Federal Reserve chairman Ben S. Bernanke took pains Tuesday to highlight signs of continued improvement in the economy, but said rising commodity prices would likely lead to “a temporary and relatively modest increase in U.S. consumer price inflation.”
He also warned Senate lawmakers that a sustained increase in the price of oil could threaten economic growth and price stability.
Higher cotton costs and labor rates have been pointing to rising prices in fashion for the better part of a year, but if prices across the economy are also increasing it will be harder for retailers to pass off their higher costs to consumers.
Bernanke’s comments and the return of $100-a-barrel oil helped push the market and retail stocks down. The S&P Retail Index fell 1.5 percent, or 7.41 points, to 505.38, as the Dow Jones Industrial Average retreated 1.4 percent, or 168.32 points, to 12,058.02.
Among the retail decliners were Saks Inc., down 4.1 percent to $11.75; Macy’s Inc., 2.3 percent to $23.34; J.C. Penney Co. Inc., 2.2 percent to $34.20, and Tiffany & Co., 2.1 percent to $60.29.
After shareholders approved J. Crew Group Inc.’s $3 billion deal to go private Tuesday, investors appeared to move onto a different takeover candidate—Abercrombie & Fitch Co., which has been said to be of interest to deep-pocketed buyers for months. Shares of the chain rose 1 percent to $57.93 with 5.1 million shares trading hands, well above the average of 2.8 million shares.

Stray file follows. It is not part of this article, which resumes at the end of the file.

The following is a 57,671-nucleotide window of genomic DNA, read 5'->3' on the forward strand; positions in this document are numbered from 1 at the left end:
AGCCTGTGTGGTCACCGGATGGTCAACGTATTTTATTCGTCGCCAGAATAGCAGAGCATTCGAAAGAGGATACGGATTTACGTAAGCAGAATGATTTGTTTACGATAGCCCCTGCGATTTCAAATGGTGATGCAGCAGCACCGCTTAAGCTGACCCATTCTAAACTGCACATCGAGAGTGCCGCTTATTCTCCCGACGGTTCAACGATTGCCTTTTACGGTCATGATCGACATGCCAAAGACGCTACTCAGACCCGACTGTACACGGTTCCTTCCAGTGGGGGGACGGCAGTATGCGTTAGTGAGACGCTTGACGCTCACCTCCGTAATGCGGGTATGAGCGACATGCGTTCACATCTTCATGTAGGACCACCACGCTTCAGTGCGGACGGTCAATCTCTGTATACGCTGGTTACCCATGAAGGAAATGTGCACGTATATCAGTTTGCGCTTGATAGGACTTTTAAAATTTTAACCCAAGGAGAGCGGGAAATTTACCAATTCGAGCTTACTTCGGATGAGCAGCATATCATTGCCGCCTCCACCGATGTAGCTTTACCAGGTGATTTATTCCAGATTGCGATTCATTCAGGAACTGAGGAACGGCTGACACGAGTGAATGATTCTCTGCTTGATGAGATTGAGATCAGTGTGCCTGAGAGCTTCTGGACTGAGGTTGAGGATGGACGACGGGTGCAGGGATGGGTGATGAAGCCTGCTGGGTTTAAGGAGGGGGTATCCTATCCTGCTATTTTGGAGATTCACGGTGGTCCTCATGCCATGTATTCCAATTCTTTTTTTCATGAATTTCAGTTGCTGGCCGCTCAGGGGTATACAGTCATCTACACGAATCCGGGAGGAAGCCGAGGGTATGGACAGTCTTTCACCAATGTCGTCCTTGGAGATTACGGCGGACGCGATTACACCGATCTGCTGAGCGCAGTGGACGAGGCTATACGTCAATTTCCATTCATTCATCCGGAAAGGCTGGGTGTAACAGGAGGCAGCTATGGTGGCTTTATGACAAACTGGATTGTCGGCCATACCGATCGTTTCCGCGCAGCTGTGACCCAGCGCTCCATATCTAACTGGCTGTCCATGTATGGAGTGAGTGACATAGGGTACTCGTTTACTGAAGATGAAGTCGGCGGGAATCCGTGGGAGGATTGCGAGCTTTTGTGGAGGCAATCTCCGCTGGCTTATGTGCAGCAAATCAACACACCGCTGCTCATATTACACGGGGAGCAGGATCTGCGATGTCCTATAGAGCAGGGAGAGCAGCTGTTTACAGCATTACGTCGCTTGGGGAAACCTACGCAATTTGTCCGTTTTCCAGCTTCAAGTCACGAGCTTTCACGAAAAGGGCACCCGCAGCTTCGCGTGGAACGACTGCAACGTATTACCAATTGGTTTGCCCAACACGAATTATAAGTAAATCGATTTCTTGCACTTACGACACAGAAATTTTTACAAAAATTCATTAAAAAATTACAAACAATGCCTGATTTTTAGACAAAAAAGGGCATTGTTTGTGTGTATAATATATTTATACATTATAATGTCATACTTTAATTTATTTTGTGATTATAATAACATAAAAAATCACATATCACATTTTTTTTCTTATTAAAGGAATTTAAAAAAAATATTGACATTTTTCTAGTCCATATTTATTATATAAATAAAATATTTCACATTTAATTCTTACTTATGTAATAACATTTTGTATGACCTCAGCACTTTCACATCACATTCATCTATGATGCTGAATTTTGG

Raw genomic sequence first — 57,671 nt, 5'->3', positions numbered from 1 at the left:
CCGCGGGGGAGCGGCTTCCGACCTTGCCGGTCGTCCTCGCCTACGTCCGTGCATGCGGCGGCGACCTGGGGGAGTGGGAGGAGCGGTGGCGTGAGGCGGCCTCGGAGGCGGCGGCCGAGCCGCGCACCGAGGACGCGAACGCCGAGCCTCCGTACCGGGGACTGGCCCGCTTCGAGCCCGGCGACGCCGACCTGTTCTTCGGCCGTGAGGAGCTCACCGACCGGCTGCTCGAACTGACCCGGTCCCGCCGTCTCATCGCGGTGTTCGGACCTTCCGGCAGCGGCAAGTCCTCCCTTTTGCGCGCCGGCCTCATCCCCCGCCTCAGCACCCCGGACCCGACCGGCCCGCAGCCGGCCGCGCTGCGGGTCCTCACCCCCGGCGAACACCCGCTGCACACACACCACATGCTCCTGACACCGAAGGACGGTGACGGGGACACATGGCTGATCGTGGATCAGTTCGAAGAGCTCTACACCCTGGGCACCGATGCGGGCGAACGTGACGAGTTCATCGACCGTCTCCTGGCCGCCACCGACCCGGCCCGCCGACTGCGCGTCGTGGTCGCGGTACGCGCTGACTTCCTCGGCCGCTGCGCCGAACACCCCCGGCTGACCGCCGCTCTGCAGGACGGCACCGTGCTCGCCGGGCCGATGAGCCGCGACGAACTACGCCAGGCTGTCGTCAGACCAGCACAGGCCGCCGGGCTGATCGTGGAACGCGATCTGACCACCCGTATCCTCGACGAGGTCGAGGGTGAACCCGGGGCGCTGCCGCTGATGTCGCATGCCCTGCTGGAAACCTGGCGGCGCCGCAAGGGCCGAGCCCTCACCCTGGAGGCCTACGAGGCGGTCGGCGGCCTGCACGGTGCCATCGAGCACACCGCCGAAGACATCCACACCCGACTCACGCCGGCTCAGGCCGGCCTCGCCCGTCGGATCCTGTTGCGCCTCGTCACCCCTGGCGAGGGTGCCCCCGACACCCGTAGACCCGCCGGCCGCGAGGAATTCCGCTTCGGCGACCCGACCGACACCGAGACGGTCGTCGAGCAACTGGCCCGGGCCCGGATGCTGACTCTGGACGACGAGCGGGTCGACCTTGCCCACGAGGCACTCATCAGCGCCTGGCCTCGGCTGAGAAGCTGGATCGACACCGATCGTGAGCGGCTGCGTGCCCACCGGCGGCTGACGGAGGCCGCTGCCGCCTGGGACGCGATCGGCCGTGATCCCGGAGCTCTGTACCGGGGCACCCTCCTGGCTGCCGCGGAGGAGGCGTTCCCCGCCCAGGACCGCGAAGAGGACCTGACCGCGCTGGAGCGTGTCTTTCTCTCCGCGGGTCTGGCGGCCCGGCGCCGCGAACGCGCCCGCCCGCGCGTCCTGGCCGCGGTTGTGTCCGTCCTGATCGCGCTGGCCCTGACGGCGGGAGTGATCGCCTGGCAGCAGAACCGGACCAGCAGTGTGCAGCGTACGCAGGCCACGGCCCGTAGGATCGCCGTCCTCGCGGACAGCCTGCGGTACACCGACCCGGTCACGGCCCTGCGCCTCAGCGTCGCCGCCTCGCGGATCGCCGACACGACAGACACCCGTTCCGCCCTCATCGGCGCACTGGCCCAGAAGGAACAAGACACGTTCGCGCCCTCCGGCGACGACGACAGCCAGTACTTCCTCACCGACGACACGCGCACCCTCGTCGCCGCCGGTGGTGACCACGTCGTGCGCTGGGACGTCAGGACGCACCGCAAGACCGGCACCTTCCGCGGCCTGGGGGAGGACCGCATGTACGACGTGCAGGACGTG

And debt watchdog Standard & Poor’s upgraded Polo Ralph Lauren Corp.’s corporate credit rating to “A-minus” from “BBB-plus,” leaving the firm four notches into the investment grade rating category. Despite the upgrade, which cited the firm’s “strong business profile” and “strong brands,” shares of Polo fell 2.1 percent to $124.10.
Headed the other way, S&P reduced Avon Products Inc.’s corporate credit rating to “BBB-plus” from “A-minus.” The rating agency said operational issues in Brazil and a weak performance in Russia hurt the direct marketer’s credit profile. Shares of the company dipped 1.4 percent to $27.41.
Bernanke also said, “We have seen increased evidence that a self-sustaining recovery in consumer and business spending may be taking hold. Notably, real consumer spending has grown at a solid pace since last fall, and business investment in new equipment and software has continued to expand.”
Business spending on equipment is usually seen as a prelude to increased hiring. But the unemployment rate still stands at 9 percent and Bernanke added, “Until we see a sustained period of stronger job creation, we cannot consider the recovery to be truly established.”